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HIT-AND-RUN VICTIM IS GRATEFUL

From The Bennington Banner - February 24, 2007

By Mark E. Rondeau

Hit-and-run accident victim Michael Ketchum faces a long period of recovery, but he is clearly on the mend and is thankful for all the support he has received from people in his hometown.

And he says it's good to be back in Bennington, after several weeks at the Albany (N.Y.) Medical Center. "My main thing was to come back, knowing I have a lot of support here, which they say is a key to recovery," he said. "It's just nice to know that people are there for me, and starting to show up already, which is a help, a lot of support."

Ketchum , 41, arrived at Crescent Manor Nursing Home in Bennington on Thursday. On Friday, he called the Banner, wanting above all to thank everyone who has helped him.

This includes those who responded to the Jan. 27 accident at the intersection of South and Elm streets, in which police estimate Ketchum was thrown 50 feet by the force of being struck by a vehicle that did not stop. As a result of the accident, his left leg has been amputated and he suffered severe injuries to his left arm.

Ketchum, in an interview in his room, thanked the Bennington Rescue Squad, the Bennington Rural Fire Department and the Bennington Police Department. He also thanked nurse Brenda Mattison, who works at Crescent Manor and was one of the first people on the scene of the accident.

"Hey, Brenda, can you come here a minute?" he called out. "I was just telling him that you were one of the first people who found me on the scene, and I would like to thank you also for helping."

She stepped into his room. "I'm glad you're OK, Mike," she said.

Ketchum also wanted to thank Bennington Police Office Robert Zink, who called him at Albany Medical Center to tell him that a suspect in the accident had been caught. "They never gave up on the incident," he said of the police. "It makes me feel very good to know that my town didn't give up on me, that my town has been asking — each and everybody has been asking about me."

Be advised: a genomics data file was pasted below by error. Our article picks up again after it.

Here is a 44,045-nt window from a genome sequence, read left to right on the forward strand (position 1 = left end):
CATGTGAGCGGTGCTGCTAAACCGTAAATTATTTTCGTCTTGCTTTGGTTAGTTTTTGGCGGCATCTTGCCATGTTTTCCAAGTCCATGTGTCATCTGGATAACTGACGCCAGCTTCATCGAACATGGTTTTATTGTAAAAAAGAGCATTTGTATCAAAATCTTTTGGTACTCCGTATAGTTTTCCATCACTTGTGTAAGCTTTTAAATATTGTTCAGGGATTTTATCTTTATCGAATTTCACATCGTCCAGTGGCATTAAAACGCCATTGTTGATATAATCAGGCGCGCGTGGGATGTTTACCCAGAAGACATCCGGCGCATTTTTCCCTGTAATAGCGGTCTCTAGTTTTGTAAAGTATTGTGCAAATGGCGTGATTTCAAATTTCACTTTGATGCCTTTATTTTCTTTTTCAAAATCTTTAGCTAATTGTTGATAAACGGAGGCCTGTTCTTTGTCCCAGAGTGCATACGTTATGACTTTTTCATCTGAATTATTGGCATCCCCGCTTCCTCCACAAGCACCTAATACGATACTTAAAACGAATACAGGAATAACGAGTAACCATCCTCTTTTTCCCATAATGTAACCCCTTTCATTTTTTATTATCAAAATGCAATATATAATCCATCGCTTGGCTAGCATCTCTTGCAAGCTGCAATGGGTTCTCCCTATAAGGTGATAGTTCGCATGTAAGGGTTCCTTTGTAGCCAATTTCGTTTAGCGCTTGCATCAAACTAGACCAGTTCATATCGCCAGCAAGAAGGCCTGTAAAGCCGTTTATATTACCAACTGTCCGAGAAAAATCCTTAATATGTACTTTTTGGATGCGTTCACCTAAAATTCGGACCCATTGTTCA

Brenda Shores, Ketchum 's sister, said, "Everybody's been great, everybody's been concerned and just wants to see everything taken care of, making sure he's OK."

Despite the severity of his injuries, Ketchum said, "I've got a lot of support around me, so I'm not giving up on anything."

Still, he knows he has a long period of recovery ahead. Before the accident he walked and rode a bike and is used to being an independent person. "I live upstairs, so now it's going to take me awhile before I can even do that, if I can even do that," he said. "If not, I'll have to look for another place to live. Basically, now I have to start everything all over, and learn how to walk all over again, also."

Ketchum is already quite familiar with the process it takes to be fitted with a prosthesis for his leg. "I've got a few ideas of what I want to pick out. But it's just going to depend on what the doctors think. Because for right now looks aren't going to matter to me ... as long as I can walk."

He said doctors expect a 50-percent recovery for his left arm. "They said it's definitely not going to be able to be the same as before. I'm not going to be able to fully extend my arm out, be able to do things like I did before because I've got plates holding my arm together."

All the same, he has come a long way in just a few weeks. He said that people he met at Albany Medical Center "could not believe two and a half weeks later that I was actually sitting up and talking to everybody. Even though I've lost my limb (and) my arm is basically ruined ... I cannot believe that I can actually sit up and talk."

Asked about his feelings toward the alleged hit-and-run driver, Ketchum said, "It really disgusted me quite a bit because this person ... knowing that he hit somebody, knowing that he hit me ... just kept going anyway. And to leave somebody, just to sit there and know that this person might die and to keep going, and then to hide your vehicle, kind of really disgusts me."

Jeffrey D. Legacy, 24, of Bennington, has been charged in Bennington District Court with gross negligent operation leading to serious bodily injury, driving under the influence leading to serious bodily injury, leaving the scene of an accident, and providing false information to a law enforcement officer. He has pleaded not guilty to the charges.

At the end of the interview, Ketchum came back to thankfulness. In addition to thanks for the police and emergency personnel, his family and friends, he also thanked a higher power for being there for him: "Just knowing that God is right there — obviously he's got something planned for me," he said.

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